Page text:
Remember those guys I mentioned earlier, Jimmy Eat World? After dithering around on their major label for almost seven years and achieving no real progress, their 2002 album Bleed American went platinum in the summer. Taking Back Sunday, another emo band you are most probably familiar with from your secondary school days, released Tell All Your Friends in the same year and were certified gold. And this was only the start of the emo renaissance. I probably don’t have to tell you a thing about the bands that come next. My Chemical Romance, Paramore, Fall Out Boy, and Panic! at the Disco – emo music’s awesome foursome – burst onto the scene like a freight train crashing into a brick wall, and the music world never looked back. All four bands received platinum certifications at minimum for the albums they released in this decade, and Panic! at the Disco’s smash hit ‘I Write Sins Not Tragedies’ was even certified quadruple platinum in 2016. Even the lesser-known artistes of the era received fantastic recognition – Long Island band Brand New, sometimes referred to as “the Radiohead of emo,” released The Devil and God Are Raging Inside Me to critical acclaim and a lasting musical legacy akin to that of American Football. It was success all round for the boys and girls in black clothes.

My Chemical Romance
Fall Out Boy
Panic! At The Disco

It is worth noting, however, that noughties emo music began to deviate greatly from the two models of emo that Jawbreaker and Sunny Day Real Estate had laid down. In order to achieve success on the same stratospheric level that new-millennium rock bands like Simple Plan and The All-American Rejects were experiencing, emo had to assimilate sonically. Gone were the distorted, chaotic guitars of the ‘90s or the complex finger-plucked melodies. They were replaced by the same smooth, crisp, and rhythmic chord progressions with only the slightest hint of fuzz, evident on tracks as divergent as Simple Plan’s ‘Shut Up’ and My Chemical Romance’s ‘Helena’. The only feature that really set emo apart from the rest of the rock world at the turn of the century was its lyrics, which remained steadfastly loyal to the raw sentiment that their ‘90s predecessors had expressed. As emotive as ever, emo music was unafraid to tackle issues of grief, bullying, and mental health – themes rife throughout the discographies of My Chemical Romance, Fall Out Boy, and Paramore among others; from My Chemical Romance’s tear-jerking narrative of terminal illness on ‘Cancer’ to Paramore’s blistering revenge track ‘Misery Business’.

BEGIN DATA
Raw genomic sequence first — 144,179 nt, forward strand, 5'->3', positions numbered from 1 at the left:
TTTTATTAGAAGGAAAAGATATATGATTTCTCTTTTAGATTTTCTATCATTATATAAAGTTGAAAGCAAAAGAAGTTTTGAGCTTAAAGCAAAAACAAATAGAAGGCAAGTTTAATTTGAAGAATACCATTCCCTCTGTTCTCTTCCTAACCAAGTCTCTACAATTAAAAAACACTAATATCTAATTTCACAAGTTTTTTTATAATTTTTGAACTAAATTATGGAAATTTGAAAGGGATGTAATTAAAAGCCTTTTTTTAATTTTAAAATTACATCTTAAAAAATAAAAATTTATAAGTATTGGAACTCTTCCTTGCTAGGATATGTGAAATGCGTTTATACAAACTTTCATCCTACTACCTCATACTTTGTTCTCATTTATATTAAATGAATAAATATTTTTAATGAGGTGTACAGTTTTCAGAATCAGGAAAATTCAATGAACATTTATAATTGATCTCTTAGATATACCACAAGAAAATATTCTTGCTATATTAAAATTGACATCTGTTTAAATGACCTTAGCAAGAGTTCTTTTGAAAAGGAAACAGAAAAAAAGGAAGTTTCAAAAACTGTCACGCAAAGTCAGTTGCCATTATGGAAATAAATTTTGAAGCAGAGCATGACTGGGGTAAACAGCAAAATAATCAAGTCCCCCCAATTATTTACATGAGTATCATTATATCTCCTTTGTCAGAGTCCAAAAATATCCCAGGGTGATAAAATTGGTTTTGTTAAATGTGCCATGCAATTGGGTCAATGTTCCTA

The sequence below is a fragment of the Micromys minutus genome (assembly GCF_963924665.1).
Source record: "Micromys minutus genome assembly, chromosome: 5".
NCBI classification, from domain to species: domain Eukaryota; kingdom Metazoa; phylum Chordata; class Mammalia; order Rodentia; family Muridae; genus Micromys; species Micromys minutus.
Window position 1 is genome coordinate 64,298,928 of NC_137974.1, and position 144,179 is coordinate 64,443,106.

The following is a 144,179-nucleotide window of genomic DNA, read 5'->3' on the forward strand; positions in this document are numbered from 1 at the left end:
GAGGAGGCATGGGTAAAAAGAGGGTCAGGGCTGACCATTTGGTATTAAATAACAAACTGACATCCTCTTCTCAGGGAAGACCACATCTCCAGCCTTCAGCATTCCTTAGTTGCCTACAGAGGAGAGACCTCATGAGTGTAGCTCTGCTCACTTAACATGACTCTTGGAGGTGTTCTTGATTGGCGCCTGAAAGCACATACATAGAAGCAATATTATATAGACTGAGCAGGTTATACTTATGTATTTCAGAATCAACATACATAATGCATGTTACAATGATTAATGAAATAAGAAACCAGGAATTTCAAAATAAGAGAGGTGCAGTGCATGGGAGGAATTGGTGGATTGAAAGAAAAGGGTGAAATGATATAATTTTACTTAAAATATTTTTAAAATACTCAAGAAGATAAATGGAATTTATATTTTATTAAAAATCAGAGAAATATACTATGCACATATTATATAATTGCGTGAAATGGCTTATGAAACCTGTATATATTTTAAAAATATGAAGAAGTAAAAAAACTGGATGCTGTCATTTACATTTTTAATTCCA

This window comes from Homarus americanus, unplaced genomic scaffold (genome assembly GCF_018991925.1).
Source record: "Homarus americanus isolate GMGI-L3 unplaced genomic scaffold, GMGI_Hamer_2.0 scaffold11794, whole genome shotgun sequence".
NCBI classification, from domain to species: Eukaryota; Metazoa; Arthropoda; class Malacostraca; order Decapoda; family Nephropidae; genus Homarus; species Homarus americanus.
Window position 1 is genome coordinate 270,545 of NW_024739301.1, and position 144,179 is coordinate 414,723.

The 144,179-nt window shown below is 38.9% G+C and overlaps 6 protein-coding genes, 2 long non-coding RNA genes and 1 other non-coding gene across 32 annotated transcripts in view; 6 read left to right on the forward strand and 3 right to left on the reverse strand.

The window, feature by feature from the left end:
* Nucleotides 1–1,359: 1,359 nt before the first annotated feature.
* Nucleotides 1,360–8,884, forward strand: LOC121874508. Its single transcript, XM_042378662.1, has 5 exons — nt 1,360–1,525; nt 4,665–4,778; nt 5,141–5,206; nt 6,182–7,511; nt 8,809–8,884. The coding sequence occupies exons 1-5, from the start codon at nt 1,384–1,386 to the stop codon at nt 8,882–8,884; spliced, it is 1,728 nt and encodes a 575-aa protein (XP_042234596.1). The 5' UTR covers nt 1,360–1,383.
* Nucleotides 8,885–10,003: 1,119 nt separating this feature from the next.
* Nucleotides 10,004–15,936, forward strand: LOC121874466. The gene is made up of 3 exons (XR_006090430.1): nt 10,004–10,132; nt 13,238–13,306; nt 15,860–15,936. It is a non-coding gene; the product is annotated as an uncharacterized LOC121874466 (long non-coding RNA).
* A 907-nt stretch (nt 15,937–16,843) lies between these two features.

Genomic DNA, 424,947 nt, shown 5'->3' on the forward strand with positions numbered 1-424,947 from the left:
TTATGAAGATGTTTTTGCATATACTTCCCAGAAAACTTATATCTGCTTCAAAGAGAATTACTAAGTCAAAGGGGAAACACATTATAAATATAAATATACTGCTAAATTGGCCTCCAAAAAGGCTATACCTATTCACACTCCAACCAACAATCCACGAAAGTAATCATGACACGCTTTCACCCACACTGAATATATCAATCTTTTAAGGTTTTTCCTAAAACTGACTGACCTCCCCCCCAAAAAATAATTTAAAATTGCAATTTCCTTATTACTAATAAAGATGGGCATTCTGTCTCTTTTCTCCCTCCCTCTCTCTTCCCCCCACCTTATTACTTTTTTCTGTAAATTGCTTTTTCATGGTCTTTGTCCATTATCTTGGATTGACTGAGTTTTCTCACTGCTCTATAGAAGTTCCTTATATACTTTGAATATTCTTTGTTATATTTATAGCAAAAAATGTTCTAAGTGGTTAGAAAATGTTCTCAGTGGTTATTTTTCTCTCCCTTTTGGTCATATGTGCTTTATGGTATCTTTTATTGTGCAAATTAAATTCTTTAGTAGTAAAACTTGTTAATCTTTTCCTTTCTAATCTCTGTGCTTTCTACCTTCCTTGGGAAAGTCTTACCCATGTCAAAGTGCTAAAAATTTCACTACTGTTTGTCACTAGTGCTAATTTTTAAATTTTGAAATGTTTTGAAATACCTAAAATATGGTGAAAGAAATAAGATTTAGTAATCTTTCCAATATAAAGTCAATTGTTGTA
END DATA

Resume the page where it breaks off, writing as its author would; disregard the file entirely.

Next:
Simple Plan
All American Rejects

Through no fault of its own, this is how emo eventually became the butt of the joke. In a decade where depression was a buzzword and it was unbecoming to exhibit the slightest hint of frustration in the face of adversity, the public either saw emo as a deviant lifestyle that advocated self-harm and suicide, or an overly flamboyant movement that involved dressing like a goth and wearing excessive eyeliner. No thanks to countless disparagements and parodies from YouTubers and other rising stars of new media platforms – Ryan Higa’s viral video ‘How To Be Emo’ among them – as well as downright embarrassing antics from emo fans – see: the most infamous fanfiction of all time, My Immortal – ‘emo’ soon became a label that nobody wanted to associate with.